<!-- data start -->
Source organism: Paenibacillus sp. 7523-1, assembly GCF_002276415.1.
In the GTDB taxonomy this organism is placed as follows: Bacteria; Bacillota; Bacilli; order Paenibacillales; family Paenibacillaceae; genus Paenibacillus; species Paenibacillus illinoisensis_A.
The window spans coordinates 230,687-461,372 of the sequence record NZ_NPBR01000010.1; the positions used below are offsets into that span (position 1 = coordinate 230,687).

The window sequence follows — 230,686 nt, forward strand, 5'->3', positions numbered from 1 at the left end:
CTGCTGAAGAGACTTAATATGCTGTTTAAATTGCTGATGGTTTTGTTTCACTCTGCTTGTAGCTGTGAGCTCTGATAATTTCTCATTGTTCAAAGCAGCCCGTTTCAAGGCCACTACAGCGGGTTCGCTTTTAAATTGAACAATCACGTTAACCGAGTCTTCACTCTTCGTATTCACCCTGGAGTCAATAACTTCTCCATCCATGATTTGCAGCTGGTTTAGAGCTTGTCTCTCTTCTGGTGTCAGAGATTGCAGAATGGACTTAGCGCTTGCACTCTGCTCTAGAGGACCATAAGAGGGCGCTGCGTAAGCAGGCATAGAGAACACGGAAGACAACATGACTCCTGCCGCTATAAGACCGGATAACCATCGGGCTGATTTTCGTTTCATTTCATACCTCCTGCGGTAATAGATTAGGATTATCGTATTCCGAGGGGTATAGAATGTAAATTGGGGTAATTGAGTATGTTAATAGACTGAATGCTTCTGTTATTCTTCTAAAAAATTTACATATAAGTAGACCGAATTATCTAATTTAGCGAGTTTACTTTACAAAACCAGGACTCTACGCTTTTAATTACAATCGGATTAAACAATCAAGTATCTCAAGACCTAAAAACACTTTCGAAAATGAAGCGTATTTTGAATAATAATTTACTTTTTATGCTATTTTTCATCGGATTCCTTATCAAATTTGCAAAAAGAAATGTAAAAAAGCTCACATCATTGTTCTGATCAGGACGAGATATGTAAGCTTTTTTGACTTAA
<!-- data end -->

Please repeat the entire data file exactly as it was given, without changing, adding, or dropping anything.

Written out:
Source organism: Paenibacillus sp. 7523-1, assembly GCF_002276415.1.
In the GTDB taxonomy this organism is placed as follows: Bacteria; Bacillota; Bacilli; order Paenibacillales; family Paenibacillaceae; genus Paenibacillus; species Paenibacillus illinoisensis_A.
The window spans coordinates 230,687-461,372 of the sequence record NZ_NPBR01000010.1; the positions used below are offsets into that span (position 1 = coordinate 230,687).

The window sequence follows — 230,686 nt, forward strand, 5'->3', positions numbered from 1 at the left end:
CTGCTGAAGAGACTTAATATGCTGTTTAAATTGCTGATGGTTTTGTTTCACTCTGCTTGTAGCTGTGAGCTCTGATAATTTCTCATTGTTCAAAGCAGCCCGTTTCAAGGCCACTACAGCGGGTTCGCTTTTAAATTGAACAATCACGTTAACCGAGTCTTCACTCTTCGTATTCACCCTGGAGTCAATAACTTCTCCATCCATGATTTGCAGCTGGTTTAGAGCTTGTCTCTCTTCTGGTGTCAGAGATTGCAGAATGGACTTAGCGCTTGCACTCTGCTCTAGAGGACCATAAGAGGGCGCTGCGTAAGCAGGCATAGAGAACACGGAAGACAACATGACTCCTGCCGCTATAAGACCGGATAACCATCGGGCTGATTTTCGTTTCATTTCATACCTCCTGCGGTAATAGATTAGGATTATCGTATTCCGAGGGGTATAGAATGTAAATTGGGGTAATTGAGTATGTTAATAGACTGAATGCTTCTGTTATTCTTCTAAAAAATTTACATATAAGTAGACCGAATTATCTAATTTAGCGAGTTTACTTTACAAAACCAGGACTCTACGCTTTTAATTACAATCGGATTAAACAATCAAGTATCTCAAGACCTAAAAACACTTTCGAAAATGAAGCGTATTTTGAATAATAATTTACTTTTTATGCTATTTTTCATCGGATTCCTTATCAAATTTGCAAAAAGAAATGTAAAAAAGCTCACATCATTGTTCTGATCAGGACGAGATATGTAAGCTTTTTTGACTTAA